Here’s the fall lineup from our Center for Senior Citizens’ Education
The University of St. Thomas Center for Senior Citizens’ Education again will offer several short courses this fall on the university’s campuses in St. Paul and Minneapolis.
The courses are designed especially for those 55 and older and are taught by faculty members and experts from the community. The cost for each course is $50. Scheduled this fall are:
“The Birth of Christianity: From Jewish Sect to State Church” will be offered from 9:30 to 11:30 a.m. Thursdays from Sept. 8 to Nov. 10 in O’Shaughnessy Educational Center auditorium on the university’s St. Paul campus. Dr. Michael Hollerich of the St. Thomas Theology Department will examine Christianity's evolution from a Jewish sect to the state religion of an empire of 60 million people, all in less than 400 years. Hollerich holds a master’s from Harvard Divinity School and a doctorate in the history of Christianity from the University of Chicago .
“Reading the Landscape: What Places Tell Us About the Cultures That Shape Them” will be offered from 1:30 to 3:30 p.m. Mondays from Sept. 12 to Nov. 7 in Thornton Auditorium on the university’s Minneapolis campus. When it comes to understanding the landscapes we inhabit, many of us are like fish that can’t see water. Dr. Bernard Armada, chair of St. Thomas’ Communication Studies Department, and Dr. Paul Lorah, chair of the university's Geography Department, will introduce the study of the “built environment.” They will explore how buildings, theme parks, monuments, housing developments, museums and shopping malls are designed to influence how we think and behave.
“Enemies, Allies and New Challenges in the Era of Globalization” will be offered from 9:30 to 11:30 a.m. Mondays from Sept. 12 to Oct. 31 in Thornton Auditorium on the university’s downtown Minneapolis campus. Dr. Nicholas Hayes, professor of history at St. John’s University in Collegeville, will examine the new challenges that have faced the United States since the end of the Cold War. Topics will include the war in Iraq, terrorism, the former Soviet Union, genocide and war in the Balkans, and the state of foreign relations under the Bush administration.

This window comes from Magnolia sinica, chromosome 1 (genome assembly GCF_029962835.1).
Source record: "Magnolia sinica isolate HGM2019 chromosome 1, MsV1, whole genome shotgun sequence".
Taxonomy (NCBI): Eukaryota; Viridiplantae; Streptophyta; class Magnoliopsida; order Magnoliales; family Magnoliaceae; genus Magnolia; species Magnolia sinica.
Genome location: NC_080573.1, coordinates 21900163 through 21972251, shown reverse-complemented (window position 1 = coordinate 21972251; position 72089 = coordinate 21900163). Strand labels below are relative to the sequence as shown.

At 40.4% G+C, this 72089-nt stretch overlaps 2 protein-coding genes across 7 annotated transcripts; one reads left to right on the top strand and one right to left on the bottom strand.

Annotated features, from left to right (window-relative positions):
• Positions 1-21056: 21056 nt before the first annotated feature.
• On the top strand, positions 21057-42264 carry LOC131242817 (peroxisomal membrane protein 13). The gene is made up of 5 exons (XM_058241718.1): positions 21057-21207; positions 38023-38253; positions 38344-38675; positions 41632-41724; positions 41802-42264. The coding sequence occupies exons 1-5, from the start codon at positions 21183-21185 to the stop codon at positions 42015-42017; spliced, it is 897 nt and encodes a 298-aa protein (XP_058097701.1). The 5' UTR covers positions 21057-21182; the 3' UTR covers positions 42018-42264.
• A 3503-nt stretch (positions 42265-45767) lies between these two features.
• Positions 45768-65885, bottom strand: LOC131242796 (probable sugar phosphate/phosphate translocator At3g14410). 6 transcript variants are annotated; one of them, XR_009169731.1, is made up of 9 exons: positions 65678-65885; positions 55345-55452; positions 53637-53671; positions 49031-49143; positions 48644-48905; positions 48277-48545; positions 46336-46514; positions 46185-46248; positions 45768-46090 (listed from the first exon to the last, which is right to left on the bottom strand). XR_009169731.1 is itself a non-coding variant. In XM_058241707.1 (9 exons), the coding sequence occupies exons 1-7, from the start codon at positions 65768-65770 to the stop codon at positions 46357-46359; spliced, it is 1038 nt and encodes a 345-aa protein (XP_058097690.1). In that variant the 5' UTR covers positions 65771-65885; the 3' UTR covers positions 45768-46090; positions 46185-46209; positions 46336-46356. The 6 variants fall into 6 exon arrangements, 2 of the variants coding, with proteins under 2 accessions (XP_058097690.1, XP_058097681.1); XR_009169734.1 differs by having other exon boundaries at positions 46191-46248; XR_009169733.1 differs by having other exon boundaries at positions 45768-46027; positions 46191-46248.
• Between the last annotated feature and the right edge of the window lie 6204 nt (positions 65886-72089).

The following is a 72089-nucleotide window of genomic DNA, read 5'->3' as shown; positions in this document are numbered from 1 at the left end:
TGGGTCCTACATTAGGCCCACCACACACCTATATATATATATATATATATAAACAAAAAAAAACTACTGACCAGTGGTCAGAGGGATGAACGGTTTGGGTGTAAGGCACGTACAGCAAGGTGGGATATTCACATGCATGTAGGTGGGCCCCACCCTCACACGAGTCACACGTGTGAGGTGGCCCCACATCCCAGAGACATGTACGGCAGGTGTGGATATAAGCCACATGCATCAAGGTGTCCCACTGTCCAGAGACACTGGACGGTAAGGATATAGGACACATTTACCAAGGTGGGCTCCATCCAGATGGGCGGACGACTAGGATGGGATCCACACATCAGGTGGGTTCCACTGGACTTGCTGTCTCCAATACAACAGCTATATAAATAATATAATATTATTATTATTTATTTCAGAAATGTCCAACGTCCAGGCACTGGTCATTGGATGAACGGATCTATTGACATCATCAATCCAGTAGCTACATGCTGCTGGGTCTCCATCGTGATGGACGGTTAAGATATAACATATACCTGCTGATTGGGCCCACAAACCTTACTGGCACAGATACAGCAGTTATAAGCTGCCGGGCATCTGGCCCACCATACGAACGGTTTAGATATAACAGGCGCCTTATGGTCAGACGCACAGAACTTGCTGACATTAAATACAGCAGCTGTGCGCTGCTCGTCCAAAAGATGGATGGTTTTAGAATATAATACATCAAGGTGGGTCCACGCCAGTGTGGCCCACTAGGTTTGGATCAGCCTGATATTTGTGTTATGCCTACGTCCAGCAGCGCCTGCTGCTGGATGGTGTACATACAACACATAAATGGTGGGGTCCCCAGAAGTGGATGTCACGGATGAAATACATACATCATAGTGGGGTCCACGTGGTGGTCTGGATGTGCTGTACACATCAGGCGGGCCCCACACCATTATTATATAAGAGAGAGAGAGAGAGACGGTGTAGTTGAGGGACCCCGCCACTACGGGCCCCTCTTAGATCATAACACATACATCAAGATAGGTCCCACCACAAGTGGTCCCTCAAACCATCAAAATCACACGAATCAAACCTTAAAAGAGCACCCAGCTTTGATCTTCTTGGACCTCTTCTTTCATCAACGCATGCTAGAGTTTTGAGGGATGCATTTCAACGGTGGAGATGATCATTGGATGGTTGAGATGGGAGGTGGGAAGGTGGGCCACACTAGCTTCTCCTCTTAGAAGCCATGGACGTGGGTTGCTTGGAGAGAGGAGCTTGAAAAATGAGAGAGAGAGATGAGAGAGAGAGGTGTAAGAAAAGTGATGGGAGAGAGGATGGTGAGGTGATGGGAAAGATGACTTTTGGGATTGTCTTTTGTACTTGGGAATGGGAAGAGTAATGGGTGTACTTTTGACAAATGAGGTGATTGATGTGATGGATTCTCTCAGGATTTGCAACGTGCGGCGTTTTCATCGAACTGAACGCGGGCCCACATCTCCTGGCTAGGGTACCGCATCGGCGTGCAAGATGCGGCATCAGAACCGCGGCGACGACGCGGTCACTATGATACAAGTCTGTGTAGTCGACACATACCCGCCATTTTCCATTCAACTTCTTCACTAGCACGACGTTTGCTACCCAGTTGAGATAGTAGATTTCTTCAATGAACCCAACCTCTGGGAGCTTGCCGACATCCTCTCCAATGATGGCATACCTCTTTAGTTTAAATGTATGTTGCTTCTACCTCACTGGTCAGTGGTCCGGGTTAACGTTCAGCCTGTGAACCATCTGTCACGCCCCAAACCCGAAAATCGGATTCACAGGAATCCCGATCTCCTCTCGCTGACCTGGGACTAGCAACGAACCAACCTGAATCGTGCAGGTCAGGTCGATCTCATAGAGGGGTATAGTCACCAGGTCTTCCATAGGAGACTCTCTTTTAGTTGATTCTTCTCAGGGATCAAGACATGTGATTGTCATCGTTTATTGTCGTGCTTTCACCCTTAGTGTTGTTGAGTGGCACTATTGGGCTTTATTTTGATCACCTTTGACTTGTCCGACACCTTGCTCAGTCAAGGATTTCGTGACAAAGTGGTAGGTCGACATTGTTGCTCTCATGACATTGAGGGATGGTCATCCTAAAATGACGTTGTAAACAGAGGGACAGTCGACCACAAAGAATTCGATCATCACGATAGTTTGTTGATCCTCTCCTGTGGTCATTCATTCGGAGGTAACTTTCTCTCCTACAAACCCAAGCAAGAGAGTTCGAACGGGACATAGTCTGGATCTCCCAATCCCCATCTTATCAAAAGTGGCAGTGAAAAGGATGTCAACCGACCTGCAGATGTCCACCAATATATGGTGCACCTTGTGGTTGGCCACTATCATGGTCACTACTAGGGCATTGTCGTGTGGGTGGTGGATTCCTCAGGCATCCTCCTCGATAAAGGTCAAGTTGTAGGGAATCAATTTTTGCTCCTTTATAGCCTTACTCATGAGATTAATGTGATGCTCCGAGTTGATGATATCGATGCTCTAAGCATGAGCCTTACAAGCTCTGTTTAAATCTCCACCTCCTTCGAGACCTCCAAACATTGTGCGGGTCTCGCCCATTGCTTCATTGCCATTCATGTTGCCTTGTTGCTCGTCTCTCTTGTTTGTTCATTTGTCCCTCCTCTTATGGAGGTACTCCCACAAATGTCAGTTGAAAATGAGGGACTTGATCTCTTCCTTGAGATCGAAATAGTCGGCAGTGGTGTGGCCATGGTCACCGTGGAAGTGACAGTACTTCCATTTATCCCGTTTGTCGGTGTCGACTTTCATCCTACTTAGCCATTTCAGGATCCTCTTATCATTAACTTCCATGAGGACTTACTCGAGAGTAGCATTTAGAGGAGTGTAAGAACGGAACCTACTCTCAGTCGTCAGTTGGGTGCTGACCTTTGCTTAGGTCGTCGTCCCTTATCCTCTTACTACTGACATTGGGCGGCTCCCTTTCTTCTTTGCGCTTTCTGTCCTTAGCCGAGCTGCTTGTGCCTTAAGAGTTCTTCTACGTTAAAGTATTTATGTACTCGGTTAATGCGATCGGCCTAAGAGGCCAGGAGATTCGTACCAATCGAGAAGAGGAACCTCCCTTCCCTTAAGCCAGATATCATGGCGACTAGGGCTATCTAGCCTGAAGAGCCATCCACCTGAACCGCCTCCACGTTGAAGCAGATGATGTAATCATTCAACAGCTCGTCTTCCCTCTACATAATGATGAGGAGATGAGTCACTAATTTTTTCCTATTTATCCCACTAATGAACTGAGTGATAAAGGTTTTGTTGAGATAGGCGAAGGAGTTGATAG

“Brush Up Your Shakespeare” will be offered from 1:30 to 3:30 p.m. Tuesdays, Sept. 13 to Nov. 22, in O’Shaughnessy Educational Center auditorium on the St. Paul campus. Dr. Robert Foy, now retired after teaching at St. Thomas for 28 years, will begin the course with a close look at some of Shakespeare’s most autobiographical writing, his sonnets. After tackling some of the famous longer speeches from Shakespeare’s plays, Foy will lead a study of three Guthrie-staged plays, “As You Like It,” “Measure for Measure” and “Hamlet.”
“The Music of Africa and Its Relationship With the African Diaspora” will be offered from 1:30 to 3:30 p.m. Wednesdays from Sept. 14 to Nov. 16 in the auditorium of O’Shaughnessy Educational Center on the St. Paul campus. Sowah Mensah, an ethnomusicologist, composer and a master drummer from Ghana, West Africa, will examine the notion of music as a functional activity in traditional and contemporary African societies. He also will discuss African musical elements that were retained in the music of the New World and how the new “musics” in the diaspora returned to re-influence the contemporary music in Africa. Mensah is on the music faculty at Macalester College and St. Thomas. He directs African music ensembles at Macalester, St. Thomas and the University of Minnesota.
“The War of Our Youth: World War II – 60 Years Later” will be offered from 1:30 to 3:30 p.m. Thursdays from Sept. 15 to Dec. 8 in O’Shaughnessy Educational Center auditorium on the St. Paul campus. A dozen professors from half a dozen Minnesota colleges and universities will lead discussions on what has been called the most significant event of the 20th century and “the last good war.” This is the second part of a series that began last spring.
Returning to downtown Minneapolis this fall are three “Lunch ’n Learn” programs sponsored by the Center for Senior Citizens’ Education and the Skyway Senior Center .
Dave Nimmer, a former Twin Cities reporter and editor, and a retired St. Thomas faculty member, will discuss “Lessons on the Journey: Reflections on Aging” on Wednesday, Sept. 28.
Dr. Paul Schons of the St. Thomas Department of Modern and Classical Languages will discuss “Modern Germany – Stereotypes and Realities: The Development of Germany Since 1945” on Thursday, Oct. 20.
Tim Ternes of the Hill Museum and Manuscript Library at St. John’s University, Collegeville, will speak about “Illuminating the Word: The St. John’s Bible – The First Handwritten, Monumental, Illuminated Bible in the Modern Era” on Tuesday, Nov. 15.
Each luncheon program runs from 11:45 a.m. to 1:30 p.m. in Room 201 (the Great Hall) of Opus Hall on the university’s Minneapolis campus. Cost of each lunch and talk is $20; partial scholarships are available.
The Center for Senior Citizens’ Education also offers one-to-one peer consultation services and a program that allows senior citizens to attend regular academic courses on a free, space-available basis.
For more information about the short courses or other programs, call the center at (651) 962-5188.